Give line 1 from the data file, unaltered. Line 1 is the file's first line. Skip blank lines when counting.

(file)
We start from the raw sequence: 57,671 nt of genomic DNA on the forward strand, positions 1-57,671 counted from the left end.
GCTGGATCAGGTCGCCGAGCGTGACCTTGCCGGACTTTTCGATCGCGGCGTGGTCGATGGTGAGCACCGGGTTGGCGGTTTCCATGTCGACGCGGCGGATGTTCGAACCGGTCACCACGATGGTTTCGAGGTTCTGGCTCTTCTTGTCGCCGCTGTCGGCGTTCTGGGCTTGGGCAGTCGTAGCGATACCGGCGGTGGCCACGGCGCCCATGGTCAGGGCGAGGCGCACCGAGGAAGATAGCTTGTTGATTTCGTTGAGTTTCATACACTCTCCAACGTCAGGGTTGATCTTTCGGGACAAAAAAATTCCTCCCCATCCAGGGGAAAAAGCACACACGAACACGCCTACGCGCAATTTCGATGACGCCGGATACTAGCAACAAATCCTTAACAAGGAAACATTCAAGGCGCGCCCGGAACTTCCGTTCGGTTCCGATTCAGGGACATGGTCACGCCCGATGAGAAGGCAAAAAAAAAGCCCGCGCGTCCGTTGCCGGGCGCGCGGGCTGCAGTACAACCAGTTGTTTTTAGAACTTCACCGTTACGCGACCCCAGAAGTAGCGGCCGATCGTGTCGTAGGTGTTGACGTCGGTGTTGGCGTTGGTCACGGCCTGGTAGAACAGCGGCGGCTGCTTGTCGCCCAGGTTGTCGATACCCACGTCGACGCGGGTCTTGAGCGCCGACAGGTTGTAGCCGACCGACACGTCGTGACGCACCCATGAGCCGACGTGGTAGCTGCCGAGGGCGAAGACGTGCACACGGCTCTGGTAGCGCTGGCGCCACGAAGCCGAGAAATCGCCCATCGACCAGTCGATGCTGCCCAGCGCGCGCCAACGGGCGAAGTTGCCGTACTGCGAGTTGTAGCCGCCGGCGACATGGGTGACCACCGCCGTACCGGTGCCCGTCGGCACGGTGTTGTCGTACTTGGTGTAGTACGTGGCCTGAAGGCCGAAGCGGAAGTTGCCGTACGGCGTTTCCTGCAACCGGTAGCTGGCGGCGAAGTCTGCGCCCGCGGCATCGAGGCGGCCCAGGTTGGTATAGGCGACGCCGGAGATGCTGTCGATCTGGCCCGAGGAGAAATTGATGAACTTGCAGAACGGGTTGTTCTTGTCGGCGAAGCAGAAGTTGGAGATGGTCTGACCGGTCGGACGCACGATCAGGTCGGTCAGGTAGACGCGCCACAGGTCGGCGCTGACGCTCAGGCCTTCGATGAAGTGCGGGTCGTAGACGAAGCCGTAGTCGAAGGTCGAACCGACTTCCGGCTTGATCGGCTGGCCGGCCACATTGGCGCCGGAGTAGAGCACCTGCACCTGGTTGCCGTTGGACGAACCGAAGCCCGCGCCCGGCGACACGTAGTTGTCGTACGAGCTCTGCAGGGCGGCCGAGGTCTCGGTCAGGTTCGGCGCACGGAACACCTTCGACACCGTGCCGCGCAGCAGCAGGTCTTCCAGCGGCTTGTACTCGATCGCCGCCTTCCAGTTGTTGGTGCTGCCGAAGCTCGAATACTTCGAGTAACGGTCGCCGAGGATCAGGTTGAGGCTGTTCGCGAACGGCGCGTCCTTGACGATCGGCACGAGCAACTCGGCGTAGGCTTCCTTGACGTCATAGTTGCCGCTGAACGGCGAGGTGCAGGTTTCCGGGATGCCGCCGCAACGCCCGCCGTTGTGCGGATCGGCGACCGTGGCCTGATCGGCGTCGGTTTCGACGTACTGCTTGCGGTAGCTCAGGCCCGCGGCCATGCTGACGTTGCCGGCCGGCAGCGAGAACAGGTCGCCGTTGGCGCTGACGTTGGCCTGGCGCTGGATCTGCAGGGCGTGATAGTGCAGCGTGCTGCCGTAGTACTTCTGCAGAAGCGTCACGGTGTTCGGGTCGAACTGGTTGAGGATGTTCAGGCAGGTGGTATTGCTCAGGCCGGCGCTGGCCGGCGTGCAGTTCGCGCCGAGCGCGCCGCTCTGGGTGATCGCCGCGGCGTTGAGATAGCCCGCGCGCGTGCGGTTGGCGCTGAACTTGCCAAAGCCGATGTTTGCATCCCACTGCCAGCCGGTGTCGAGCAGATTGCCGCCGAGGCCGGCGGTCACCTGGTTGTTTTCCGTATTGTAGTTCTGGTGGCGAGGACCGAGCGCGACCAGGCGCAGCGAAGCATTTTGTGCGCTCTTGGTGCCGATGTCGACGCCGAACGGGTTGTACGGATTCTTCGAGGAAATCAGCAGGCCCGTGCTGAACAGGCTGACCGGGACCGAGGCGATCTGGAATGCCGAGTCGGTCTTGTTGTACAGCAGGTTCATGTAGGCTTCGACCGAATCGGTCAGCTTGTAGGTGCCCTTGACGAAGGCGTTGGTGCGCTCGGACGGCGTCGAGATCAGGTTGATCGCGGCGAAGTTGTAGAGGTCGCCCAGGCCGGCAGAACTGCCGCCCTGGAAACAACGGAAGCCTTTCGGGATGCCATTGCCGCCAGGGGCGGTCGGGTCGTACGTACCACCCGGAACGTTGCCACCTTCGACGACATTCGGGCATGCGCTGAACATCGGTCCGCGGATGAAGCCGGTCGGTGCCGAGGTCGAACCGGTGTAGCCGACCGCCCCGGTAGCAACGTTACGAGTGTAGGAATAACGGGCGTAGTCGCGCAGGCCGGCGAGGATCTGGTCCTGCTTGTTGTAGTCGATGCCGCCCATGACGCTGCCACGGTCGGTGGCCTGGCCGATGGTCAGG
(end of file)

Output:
We start from the raw sequence: 57,671 nt of genomic DNA on the forward strand, positions 1-57,671 counted from the left end.